We’d also like to highlight the importance of regular exercise, as weight-bearing exercise is proven to be a treatment and prevention method for both postmenopausal and age-associated osteoporosis. Incorporating various forms of physical activity into a daily routine is shown to improve muscle function and offset age-related muscle morphology changes. To best benefit from the results, the National Osteoporosis Foundation recommends skeletal loading with high and low-impact weight-bearing exercises for at least 30 minutes per day, 5–7 days a week. 

Our podiatrists can also support those living with osteoporosis through the use of custom foot orthotics to help improve comfort, stability and confidence on the feet, as well as doing a footwear review to ensure the risk of falls (and hence osteoporotic fractures) is minimised. 

How To Prevent Osteoporosis

The best way to prevent osteoporosis is to adjust your modifiable risk factors while proactively taking further actions that support your bone health. This includes ensuring your diet contains enough calcium, vitamin D and other other nutrients, avoiding smoking due to its ability to decrease oestrogen levels in women and inhibit new bone development, limit your alcohol intake, ceasing unprescribed steroid use, maintaining a healthy BMI and managing your stress levels.


Is osteoporosis hereditary?

Osteoporosis can run in families, likely because of inherited factors that affect bone development.

Is osteoporosis painful?

Osteoporosis is not painful in that you do not feel your bone mineral density reducing. What can be painful is an osteoporotic fracture.

What does osteoporosis do to your bones?

It reduces your bone mineral density which makes them significantly weaker and more vulnerable to fractures and damage.

Can you reverse osteoporosis?

This depends on how technical you want to be, and different medical organisations hold different interpretations of this term. If ‘reversible’ implies restoring the health of a 70-year-old bone to its 30-year-old density, strength and function, then no - osteoporosis is not reversible. However, there are many things you can do to slow bone loss, improve it, and even help strengthen and rebuild bones. So if your definition of reversing osteoporosis means to improve your bone health and stop the process by which you continue to lose bone, then yes, you can achieve stronger, healthier bones, improve your quality of life, and reduce your fracture risk.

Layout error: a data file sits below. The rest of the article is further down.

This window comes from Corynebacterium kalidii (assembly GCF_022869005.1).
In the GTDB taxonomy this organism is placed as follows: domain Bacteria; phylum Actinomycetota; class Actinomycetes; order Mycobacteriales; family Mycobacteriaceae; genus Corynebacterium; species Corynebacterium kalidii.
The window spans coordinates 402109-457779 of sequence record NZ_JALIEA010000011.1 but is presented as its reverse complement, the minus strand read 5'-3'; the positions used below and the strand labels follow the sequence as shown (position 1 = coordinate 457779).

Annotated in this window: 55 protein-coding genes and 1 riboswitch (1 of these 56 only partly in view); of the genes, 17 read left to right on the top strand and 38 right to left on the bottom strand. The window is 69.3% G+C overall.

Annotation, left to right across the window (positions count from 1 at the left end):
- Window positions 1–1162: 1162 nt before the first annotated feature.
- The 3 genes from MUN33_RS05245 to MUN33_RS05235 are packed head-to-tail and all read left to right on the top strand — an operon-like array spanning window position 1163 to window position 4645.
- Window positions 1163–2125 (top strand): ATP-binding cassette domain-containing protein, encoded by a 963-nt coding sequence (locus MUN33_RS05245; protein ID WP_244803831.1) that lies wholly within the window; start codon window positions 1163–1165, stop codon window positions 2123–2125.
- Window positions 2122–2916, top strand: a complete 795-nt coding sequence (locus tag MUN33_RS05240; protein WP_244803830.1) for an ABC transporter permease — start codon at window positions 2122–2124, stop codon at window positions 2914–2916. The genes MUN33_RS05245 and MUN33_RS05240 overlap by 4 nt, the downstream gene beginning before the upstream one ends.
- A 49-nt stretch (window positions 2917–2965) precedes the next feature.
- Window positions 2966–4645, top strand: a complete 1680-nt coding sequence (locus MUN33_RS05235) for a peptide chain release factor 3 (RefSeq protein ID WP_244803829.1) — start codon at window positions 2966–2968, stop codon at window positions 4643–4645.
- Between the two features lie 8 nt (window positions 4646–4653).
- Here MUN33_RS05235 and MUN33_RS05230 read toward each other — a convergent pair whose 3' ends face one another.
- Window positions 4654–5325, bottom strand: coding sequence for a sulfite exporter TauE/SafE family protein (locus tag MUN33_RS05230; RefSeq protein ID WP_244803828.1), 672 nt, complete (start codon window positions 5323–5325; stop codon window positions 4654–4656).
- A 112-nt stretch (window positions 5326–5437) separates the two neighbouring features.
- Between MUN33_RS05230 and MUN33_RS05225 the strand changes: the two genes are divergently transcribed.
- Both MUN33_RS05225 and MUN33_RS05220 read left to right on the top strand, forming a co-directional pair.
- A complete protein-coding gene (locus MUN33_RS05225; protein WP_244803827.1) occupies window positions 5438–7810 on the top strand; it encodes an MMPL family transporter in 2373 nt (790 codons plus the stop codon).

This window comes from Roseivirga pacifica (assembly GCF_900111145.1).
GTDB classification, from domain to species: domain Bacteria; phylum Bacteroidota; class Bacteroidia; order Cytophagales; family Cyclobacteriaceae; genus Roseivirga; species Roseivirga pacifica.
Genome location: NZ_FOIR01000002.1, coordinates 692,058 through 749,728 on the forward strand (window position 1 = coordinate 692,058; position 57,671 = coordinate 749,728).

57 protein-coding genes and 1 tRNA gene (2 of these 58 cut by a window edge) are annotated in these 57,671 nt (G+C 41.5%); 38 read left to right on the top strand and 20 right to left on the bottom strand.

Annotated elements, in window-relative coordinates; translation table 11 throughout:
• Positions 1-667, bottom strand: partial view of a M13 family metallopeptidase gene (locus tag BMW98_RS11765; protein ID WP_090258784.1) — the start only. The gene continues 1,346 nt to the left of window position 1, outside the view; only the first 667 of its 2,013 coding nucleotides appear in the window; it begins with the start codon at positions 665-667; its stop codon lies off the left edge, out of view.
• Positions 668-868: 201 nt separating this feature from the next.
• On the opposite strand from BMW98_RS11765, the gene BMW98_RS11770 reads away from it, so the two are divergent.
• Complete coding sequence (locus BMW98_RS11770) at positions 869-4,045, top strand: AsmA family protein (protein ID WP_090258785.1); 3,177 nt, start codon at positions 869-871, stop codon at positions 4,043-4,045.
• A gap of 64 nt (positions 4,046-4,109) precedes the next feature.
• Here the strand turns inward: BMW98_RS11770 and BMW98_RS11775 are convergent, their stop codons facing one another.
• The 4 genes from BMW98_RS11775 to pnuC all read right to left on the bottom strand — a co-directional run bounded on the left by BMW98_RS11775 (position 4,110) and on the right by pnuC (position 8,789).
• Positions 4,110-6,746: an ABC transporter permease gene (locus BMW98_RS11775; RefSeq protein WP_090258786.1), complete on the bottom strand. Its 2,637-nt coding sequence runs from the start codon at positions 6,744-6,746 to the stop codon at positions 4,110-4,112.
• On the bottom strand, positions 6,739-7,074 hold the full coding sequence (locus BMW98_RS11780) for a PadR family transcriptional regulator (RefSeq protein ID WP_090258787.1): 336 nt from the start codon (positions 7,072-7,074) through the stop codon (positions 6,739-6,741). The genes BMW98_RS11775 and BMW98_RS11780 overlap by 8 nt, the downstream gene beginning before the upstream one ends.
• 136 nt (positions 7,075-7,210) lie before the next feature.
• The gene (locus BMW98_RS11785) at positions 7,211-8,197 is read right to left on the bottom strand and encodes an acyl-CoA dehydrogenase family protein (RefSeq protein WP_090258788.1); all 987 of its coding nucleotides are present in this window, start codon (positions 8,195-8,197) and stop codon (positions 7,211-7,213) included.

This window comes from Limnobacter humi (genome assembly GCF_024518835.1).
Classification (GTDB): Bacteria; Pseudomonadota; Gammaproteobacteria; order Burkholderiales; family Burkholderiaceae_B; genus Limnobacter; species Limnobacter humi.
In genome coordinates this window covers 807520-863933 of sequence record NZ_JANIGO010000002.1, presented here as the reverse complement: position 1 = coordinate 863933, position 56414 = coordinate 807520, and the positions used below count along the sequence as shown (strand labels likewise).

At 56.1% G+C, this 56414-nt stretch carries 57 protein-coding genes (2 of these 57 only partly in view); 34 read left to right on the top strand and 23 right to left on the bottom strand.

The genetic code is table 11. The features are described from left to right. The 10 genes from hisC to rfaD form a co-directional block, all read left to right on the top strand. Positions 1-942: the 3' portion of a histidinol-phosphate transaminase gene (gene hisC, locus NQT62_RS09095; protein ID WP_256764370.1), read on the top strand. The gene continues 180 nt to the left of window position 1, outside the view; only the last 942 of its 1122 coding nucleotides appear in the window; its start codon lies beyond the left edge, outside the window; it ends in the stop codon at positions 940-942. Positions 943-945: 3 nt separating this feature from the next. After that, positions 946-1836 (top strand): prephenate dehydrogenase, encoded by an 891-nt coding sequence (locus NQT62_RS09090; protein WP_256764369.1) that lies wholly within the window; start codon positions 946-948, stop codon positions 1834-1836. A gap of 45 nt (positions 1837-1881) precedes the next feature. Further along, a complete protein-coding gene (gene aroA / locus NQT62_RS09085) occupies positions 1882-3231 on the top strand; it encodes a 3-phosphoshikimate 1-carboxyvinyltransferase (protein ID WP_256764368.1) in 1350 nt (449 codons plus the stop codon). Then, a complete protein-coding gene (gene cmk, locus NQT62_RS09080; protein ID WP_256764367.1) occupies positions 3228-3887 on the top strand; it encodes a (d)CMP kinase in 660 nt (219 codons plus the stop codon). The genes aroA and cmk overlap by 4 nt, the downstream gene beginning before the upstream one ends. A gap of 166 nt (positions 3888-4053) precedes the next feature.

How does exercise help with osteoporosis?

During exercise, the bones are loaded and resistance is applied to the bone. The body reacts to this by strengthening bones and muscles. It should be noted that studies have shown ‘light’ exercise to not be efficient in helping optimise bone strength, and greater loading is encouraged. This can be achieved by using a weight during walking, or even slowing down your walking pace so that the bones are exposed to the constant load from the ground for a longer period of time instead of switching from one foot to the other.

What happens if you don't treat osteoporosis?

Without treatment, your bone mineral density will likely keep deteriorating, putting you at a significant risk of fractures and injury.

Does a bone scan show osteoporosis?

A bone scan identifies reductions in bone mineral density, which then meets the clinical criteria to diagnose osteoporosis when the density is reduced past a certain level.

Does low bone density mean osteoporosis?

Depending on the value of the density, you may either have osteoporosis or osteopenia (pre-osteoporosis).

How does osteoporosis affect the nervous system?

In serious cases of osteoporosis, particularly in areas like the spine, the nervous system can be affected and result in numbness, tingling, or weakness. If you have notable changes in your spinal curvature related to your osteoporosis, you may also experience difficulty walking and problems with balance, which means you are at increased risk of falling and breaking other bones, such as the hips.

Is osteoporosis an inflammatory disease?

No it is not. Although interestingly, recent research has indicated overlapping pathways between bone biology and the biology of inflammation.

What is the best diet for osteoporosis?

Aside from adding calcium and vitamin D into your diet, research from the Framingham Osteoporosis Study on over 5,000 adult men and women have shown that various other foods and nutrients play an important role in bone health too, including vitamin C, carotenoids, folate and B12, vitamin K, potassium, magnesium, fish (three or more servings per week), omega-3 fatty acids, dairy products (whose nutritional benefits go above calcium and vitamin D to include magnesium, zinc, riboflavin and protein), protein, and more. You can read more about this here.


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Monday 7:30am - 6:00pm